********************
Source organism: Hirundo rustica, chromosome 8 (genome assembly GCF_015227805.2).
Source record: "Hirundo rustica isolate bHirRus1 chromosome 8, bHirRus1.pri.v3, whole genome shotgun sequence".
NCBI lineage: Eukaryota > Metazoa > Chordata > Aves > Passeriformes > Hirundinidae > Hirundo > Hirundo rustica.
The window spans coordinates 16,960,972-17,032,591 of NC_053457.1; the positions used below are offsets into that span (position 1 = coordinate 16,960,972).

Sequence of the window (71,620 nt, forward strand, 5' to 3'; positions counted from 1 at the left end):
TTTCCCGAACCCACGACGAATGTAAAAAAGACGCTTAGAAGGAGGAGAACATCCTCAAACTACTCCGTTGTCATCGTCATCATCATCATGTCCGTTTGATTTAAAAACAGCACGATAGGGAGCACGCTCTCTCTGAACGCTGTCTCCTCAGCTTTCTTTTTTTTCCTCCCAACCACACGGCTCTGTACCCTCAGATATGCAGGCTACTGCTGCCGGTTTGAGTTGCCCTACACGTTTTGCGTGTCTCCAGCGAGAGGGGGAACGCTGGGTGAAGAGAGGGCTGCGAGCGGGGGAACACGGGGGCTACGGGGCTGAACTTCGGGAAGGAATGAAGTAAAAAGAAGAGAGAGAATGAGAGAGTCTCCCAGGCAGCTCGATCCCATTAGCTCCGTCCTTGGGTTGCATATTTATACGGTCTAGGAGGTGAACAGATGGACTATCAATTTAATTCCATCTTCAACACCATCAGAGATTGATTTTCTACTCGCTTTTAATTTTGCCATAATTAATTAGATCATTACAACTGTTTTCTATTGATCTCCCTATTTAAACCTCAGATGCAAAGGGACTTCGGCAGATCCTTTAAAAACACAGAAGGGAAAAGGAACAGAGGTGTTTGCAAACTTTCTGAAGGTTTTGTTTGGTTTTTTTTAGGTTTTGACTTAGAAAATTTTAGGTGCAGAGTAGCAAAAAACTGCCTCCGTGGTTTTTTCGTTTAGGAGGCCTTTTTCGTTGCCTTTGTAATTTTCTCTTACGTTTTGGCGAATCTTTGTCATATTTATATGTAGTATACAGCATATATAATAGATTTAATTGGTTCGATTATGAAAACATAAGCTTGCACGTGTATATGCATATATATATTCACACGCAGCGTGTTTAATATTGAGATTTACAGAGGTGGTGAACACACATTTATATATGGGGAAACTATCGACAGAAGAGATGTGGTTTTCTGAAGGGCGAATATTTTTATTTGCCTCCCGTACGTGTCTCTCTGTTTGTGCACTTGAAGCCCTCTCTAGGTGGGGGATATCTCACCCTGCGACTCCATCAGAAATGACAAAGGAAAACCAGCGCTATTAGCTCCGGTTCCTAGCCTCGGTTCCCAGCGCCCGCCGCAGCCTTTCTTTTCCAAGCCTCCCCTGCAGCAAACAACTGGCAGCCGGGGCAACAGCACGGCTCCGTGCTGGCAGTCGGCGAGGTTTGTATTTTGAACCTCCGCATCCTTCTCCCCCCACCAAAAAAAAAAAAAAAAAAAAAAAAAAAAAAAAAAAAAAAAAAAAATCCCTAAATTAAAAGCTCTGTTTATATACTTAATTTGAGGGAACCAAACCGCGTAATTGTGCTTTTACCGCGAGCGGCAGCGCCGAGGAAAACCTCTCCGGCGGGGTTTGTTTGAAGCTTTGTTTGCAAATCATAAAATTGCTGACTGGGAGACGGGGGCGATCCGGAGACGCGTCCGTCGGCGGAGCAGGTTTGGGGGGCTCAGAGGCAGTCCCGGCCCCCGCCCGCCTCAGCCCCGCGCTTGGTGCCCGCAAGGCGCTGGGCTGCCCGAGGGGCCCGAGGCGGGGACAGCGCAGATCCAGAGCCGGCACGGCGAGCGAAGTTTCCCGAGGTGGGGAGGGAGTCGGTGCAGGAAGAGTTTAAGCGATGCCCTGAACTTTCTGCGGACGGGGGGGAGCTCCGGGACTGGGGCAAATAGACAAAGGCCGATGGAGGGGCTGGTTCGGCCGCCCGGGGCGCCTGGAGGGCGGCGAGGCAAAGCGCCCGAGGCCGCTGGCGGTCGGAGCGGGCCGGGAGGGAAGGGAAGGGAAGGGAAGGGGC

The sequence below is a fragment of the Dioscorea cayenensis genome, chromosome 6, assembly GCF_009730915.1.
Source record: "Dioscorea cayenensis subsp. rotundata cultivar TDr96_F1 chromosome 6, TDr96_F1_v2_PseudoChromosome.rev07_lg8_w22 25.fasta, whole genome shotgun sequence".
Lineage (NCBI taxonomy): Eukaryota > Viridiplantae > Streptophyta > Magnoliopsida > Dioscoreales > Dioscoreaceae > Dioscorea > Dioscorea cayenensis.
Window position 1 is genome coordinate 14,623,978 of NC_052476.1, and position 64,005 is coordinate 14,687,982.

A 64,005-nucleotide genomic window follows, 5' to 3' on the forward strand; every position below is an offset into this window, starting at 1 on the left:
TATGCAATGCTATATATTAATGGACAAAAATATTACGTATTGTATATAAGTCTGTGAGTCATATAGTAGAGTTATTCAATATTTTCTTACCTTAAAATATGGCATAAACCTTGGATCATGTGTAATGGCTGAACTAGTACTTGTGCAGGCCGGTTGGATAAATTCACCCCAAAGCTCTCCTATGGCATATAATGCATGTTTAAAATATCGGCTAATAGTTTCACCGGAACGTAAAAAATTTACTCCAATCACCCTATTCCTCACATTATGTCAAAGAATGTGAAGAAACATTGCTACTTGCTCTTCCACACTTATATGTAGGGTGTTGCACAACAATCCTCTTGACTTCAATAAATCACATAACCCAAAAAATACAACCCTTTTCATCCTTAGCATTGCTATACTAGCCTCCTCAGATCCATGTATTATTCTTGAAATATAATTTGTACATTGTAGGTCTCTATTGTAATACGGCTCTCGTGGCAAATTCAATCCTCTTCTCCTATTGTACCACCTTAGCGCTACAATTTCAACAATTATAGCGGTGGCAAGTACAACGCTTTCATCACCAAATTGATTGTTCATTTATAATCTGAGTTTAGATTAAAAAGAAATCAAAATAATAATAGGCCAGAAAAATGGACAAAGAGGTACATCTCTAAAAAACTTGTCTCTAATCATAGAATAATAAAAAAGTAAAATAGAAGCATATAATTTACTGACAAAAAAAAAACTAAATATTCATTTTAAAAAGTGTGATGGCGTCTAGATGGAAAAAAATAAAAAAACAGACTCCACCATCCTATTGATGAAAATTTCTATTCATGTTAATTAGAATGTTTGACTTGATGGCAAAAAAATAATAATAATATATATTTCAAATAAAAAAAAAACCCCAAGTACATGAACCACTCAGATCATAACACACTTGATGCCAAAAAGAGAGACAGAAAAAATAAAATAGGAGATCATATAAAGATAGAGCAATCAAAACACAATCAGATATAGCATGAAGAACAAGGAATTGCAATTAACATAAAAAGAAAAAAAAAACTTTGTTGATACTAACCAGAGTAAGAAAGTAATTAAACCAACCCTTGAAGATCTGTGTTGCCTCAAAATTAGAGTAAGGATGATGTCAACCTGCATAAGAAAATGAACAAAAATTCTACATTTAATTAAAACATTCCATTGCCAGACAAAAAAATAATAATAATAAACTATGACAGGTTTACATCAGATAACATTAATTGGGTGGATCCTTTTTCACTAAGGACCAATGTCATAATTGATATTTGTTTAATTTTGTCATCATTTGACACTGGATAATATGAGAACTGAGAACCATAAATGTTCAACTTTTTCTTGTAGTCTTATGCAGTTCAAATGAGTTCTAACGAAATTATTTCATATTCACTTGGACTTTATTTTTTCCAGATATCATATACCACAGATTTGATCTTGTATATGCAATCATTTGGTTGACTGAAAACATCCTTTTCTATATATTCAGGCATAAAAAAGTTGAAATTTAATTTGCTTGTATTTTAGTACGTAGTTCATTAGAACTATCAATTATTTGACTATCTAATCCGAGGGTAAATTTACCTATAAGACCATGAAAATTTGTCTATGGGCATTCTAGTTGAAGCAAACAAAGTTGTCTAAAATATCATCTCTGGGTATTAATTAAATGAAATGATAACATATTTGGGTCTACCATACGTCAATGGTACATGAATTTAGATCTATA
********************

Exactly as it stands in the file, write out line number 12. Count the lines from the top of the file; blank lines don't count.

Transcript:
TATGCAATGCTATATATTAATGGACAAAAATATTACGTATTGTATATAAGTCTGTGAGTCATATAGTAGAGTTATTCAATATTTTCTTACCTTAAAATATGGCATAAACCTTGGATCATGTGTAATGGCTGAACTAGTACTTGTGCAGGCCGGTTGGATAAATTCACCCCAAAGCTCTCCTATGGCATATAATGCATGTTTAAAATATCGGCTAATAGTTTCACCGGAACGTAAAAAATTTACTCCAATCACCCTATTCCTCACATTATGTCAAAGAATGTGAAGAAACATTGCTACTTGCTCTTCCACACTTATATGTAGGGTGTTGCACAACAATCCTCTTGACTTCAATAAATCACATAACCCAAAAAATACAACCCTTTTCATCCTTAGCATTGCTATACTAGCCTCCTCAGATCCATGTATTATTCTTGAAATATAATTTGTACATTGTAGGTCTCTATTGTAATACGGCTCTCGTGGCAAATTCAATCCTCTTCTCCTATTGTACCACCTTAGCGCTACAATTTCAACAATTATAGCGGTGGCAAGTACAACGCTTTCATCACCAAATTGATTGTTCATTTATAATCTGAGTTTAGATTAAAAAGAAATCAAAATAATAATAGGCCAGAAAAATGGACAAAGAGGTACATCTCTAAAAAACTTGTCTCTAATCATAGAATAATAAAAAAGTAAAATAGAAGCATATAATTTACTGACAAAAAAAAAACTAAATATTCATTTTAAAAAGTGTGATGGCGTCTAGATGGAAAAAAATAAAAAAACAGACTCCACCATCCTATTGATGAAAATTTCTATTCATGTTAATTAGAATGTTTGACTTGATGGCAAAAAAATAATAATAATATATATTTCAAATAAAAAAAAAACCCCAAGTACATGAACCACTCAGATCATAACACACTTGATGCCAAAAAGAGAGACAGAAAAAATAAAATAGGAGATCATATAAAGATAGAGCAATCAAAACACAATCAGATATAGCATGAAGAACAAGGAATTGCAATTAACATAAAAAGAAAAAAAAAACTTTGTTGATACTAACCAGAGTAAGAAAGTAATTAAACCAACCCTTGAAGATCTGTGTTGCCTCAAAATTAGAGTAAGGATGATGTCAACCTGCATAAGAAAATGAACAAAAATTCTACATTTAATTAAAACATTCCATTGCCAGACAAAAAAATAATAATAATAAACTATGACAGGTTTACATCAGATAACATTAATTGGGTGGATCCTTTTTCACTAAGGACCAATGTCATAATTGATATTTGTTTAATTTTGTCATCATTTGACACTGGATAATATGAGAACTGAGAACCATAAATGTTCAACTTTTTCTTGTAGTCTTATGCAGTTCAAATGAGTTCTAACGAAATTATTTCATATTCACTTGGACTTTATTTTTTCCAGATATCATATACCACAGATTTGATCTTGTATATGCAATCATTTGGTTGACTGAAAACATCCTTTTCTATATATTCAGGCATAAAAAAGTTGAAATTTAATTTGCTTGTATTTTAGTACGTAGTTCATTAGAACTATCAATTATTTGACTATCTAATCCGAGGGTAAATTTACCTATAAGACCATGAAAATTTGTCTATGGGCATTCTAGTTGAAGCAAACAAAGTTGTCTAAAATATCATCTCTGGGTATTAATTAAATGAAATGATAACATATTTGGGTCTACCATACGTCAATGGTACATGAATTTAGATCTATA